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Michigan State University

Superfund Research Program

TCDD-Elicited Steatosis: The Role of Aryl Hydrocarbon Receptor Regulation in Lipid Uptake, Metabolism, and Transport

Project Leader: Timothy R. Zacharewski
Grant Number: P42ES004911
Funding Period: 2006-2020
View this project in the NIH Research Portfolio Online Reporting Tools (RePORT)

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Project Summary (2013-2020)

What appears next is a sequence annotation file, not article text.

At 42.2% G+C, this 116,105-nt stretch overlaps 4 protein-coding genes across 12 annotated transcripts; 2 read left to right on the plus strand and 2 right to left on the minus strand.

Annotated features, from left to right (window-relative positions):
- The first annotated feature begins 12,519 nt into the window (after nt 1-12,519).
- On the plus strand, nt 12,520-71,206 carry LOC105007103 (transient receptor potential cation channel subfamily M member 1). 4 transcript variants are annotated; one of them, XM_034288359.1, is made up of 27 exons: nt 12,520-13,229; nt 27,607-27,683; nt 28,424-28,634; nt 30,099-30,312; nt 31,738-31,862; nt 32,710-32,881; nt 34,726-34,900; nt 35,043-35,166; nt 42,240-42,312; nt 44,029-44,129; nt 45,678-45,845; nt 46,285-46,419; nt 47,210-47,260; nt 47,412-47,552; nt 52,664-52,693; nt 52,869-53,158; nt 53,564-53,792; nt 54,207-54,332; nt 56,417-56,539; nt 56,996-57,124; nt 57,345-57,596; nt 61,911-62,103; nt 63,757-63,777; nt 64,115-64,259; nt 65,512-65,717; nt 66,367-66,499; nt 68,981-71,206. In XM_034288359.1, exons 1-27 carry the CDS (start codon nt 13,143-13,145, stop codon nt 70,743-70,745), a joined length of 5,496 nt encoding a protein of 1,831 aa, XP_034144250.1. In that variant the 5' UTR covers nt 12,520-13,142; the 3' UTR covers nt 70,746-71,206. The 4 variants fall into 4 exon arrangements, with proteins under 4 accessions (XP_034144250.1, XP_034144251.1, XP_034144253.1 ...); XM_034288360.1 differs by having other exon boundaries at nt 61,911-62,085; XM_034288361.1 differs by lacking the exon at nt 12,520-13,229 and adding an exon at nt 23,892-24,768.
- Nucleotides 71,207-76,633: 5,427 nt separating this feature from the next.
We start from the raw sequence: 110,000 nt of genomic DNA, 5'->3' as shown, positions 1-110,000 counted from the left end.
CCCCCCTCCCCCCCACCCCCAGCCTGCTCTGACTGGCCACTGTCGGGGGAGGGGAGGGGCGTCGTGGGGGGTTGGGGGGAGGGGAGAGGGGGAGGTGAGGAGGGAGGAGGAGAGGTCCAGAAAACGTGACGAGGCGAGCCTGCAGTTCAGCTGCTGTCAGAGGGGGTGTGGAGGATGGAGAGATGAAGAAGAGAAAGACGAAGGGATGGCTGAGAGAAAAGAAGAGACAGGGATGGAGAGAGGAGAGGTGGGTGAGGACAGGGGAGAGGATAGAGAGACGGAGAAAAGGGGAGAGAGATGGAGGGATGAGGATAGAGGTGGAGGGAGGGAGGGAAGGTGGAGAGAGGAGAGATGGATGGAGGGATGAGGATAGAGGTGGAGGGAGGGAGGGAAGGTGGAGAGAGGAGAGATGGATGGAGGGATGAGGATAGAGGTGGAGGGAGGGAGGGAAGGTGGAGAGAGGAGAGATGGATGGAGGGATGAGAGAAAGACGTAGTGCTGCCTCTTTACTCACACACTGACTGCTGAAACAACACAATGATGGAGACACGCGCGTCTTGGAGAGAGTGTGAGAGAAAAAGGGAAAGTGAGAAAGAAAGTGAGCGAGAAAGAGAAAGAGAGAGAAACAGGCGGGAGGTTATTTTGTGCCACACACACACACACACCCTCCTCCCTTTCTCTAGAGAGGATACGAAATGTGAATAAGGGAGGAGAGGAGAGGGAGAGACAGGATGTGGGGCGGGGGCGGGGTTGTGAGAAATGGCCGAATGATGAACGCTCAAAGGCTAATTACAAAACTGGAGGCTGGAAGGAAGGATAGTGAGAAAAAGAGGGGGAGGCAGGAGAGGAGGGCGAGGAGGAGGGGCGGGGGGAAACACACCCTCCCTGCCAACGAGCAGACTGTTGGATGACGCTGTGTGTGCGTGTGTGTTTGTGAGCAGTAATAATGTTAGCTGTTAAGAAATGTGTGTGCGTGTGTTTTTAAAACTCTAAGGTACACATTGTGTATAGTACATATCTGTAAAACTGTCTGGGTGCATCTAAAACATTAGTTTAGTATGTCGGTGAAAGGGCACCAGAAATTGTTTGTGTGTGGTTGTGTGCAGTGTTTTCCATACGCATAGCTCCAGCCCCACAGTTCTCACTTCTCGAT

Metabolic syndrome (MetS) is a multi-factorial disease that can develop from steatosis and contribute to the etiology of non-alcoholic fatty liver disease, cardiovascular disease, diabetes, and hepatocellular carcinoma. It is characterized by dyslipidemia, obesity, and increased hepatic triglycerides (TRGs) due to the accumulation of lipids from adipose lipolysis and increased absorption of dietary fat. 2,3,7,8- Tetrachlorodibenzo-p-dioxin (TCDD) and related compounds have been implicated in MetS development, as well as diabetes and dyslipidemia. TCDD induces hepatic steatosis by increasing fatty acid and TRG levels, inhibiting adipocyte proliferation, decreasing glucose transport, and disrupting lipid and carbohydrate metabolism and transport. Project researchers are investigating aryl hydrocarbon receptor (AhR)-mediated systemic alterations in lipid metabolism and transport that contribute to hepatic steatosis, the initial step in Mets development. More specifically, they are testing the hypothesis that AhR-mediates intestinal, circulatory and hepatic lipid uptake, metabolism, and transport effects leading to hepatic steatosis that involve dioxin response element (DRE)-independent mechanisms. Their preliminary data suggest that AhR-mediated changes in lipid transport and metabolism involve non-canonical AhR-mediated gene expression. The specific aims examine (1) dietary fat as a lipid source in AhR-mediated hepatic steatosis, (2) AhRperoxisome proliferator activated receptor (PPAR) signaling pathways interactions that disrupt lipid transport and metabolism gene expression contributing to hepatic fat accumulation, (3) AhR/COUP-TF-mediated inhibition of hepatocyte nuclear factor 4 alpha (HNF4a)-regulated lipid transport and metabolism gene expression, (4) lipid composition and transport gene expression in human and mouse primary hepatocytes, and (5) the effects of AhR-ligands on serum lipid levels and composition in mice. These studies will not only elucidate the AhR-mediated mechanisms involved in steatosis, but also provide further evidence that TCDD and related compound exposure plays a contributory role in the etiology of MetS and its related diseases using non-canonical DRE-independent mechanisms. These studies also complement the Gut Microbiome - Host Interactions in Response to TCDD Exposure project which examines effects on choline uptake and metabolism in the intestine and liver. In addition, collaborations with the An Integrated Experimental and Computational Approach to Understand the Effects of Population Variability on the Shape of the Dose-Response Curve project and the Research Support Core Awill identify other genetic traits relevant to AhR-mediated dyslipidemia and provide data to support the development of bioenergefic computational models regulated by the AhR, respectively.

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